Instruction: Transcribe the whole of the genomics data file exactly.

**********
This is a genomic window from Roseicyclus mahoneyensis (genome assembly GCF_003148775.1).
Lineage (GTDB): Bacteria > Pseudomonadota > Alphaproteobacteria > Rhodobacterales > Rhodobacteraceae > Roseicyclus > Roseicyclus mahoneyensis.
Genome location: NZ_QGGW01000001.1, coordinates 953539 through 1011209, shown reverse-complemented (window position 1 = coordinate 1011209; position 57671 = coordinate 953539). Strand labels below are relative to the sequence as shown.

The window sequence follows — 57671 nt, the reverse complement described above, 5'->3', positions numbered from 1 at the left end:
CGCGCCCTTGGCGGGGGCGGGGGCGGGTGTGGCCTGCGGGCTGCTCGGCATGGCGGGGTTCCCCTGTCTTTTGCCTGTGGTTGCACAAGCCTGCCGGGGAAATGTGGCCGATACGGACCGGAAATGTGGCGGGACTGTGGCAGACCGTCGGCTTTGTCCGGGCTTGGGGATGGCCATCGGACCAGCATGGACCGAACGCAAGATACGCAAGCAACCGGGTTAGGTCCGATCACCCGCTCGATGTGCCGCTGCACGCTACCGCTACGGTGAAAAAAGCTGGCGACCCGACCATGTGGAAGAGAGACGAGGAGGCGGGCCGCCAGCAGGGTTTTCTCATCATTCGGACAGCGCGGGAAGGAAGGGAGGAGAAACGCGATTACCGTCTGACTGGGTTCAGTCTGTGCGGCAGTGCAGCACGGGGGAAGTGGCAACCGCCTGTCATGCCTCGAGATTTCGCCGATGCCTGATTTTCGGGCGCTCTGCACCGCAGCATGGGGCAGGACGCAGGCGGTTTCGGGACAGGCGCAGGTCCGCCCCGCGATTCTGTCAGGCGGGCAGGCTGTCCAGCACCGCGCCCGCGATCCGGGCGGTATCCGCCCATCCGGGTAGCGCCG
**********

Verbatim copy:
This is a genomic window from Roseicyclus mahoneyensis (genome assembly GCF_003148775.1).
Lineage (GTDB): Bacteria > Pseudomonadota > Alphaproteobacteria > Rhodobacterales > Rhodobacteraceae > Roseicyclus > Roseicyclus mahoneyensis.
Genome location: NZ_QGGW01000001.1, coordinates 953539 through 1011209, shown reverse-complemented (window position 1 = coordinate 1011209; position 57671 = coordinate 953539). Strand labels below are relative to the sequence as shown.

The window sequence follows — 57671 nt, the reverse complement described above, 5'->3', positions numbered from 1 at the left end:
CGCGCCCTTGGCGGGGGCGGGGGCGGGTGTGGCCTGCGGGCTGCTCGGCATGGCGGGGTTCCCCTGTCTTTTGCCTGTGGTTGCACAAGCCTGCCGGGGAAATGTGGCCGATACGGACCGGAAATGTGGCGGGACTGTGGCAGACCGTCGGCTTTGTCCGGGCTTGGGGATGGCCATCGGACCAGCATGGACCGAACGCAAGATACGCAAGCAACCGGGTTAGGTCCGATCACCCGCTCGATGTGCCGCTGCACGCTACCGCTACGGTGAAAAAAGCTGGCGACCCGACCATGTGGAAGAGAGACGAGGAGGCGGGCCGCCAGCAGGGTTTTCTCATCATTCGGACAGCGCGGGAAGGAAGGGAGGAGAAACGCGATTACCGTCTGACTGGGTTCAGTCTGTGCGGCAGTGCAGCACGGGGGAAGTGGCAACCGCCTGTCATGCCTCGAGATTTCGCCGATGCCTGATTTTCGGGCGCTCTGCACCGCAGCATGGGGCAGGACGCAGGCGGTTTCGGGACAGGCGCAGGTCCGCCCCGCGATTCTGTCAGGCGGGCAGGCTGTCCAGCACCGCGCCCGCGATCCGGGCGGTATCCGCCCATCCGGGTAGCGCCG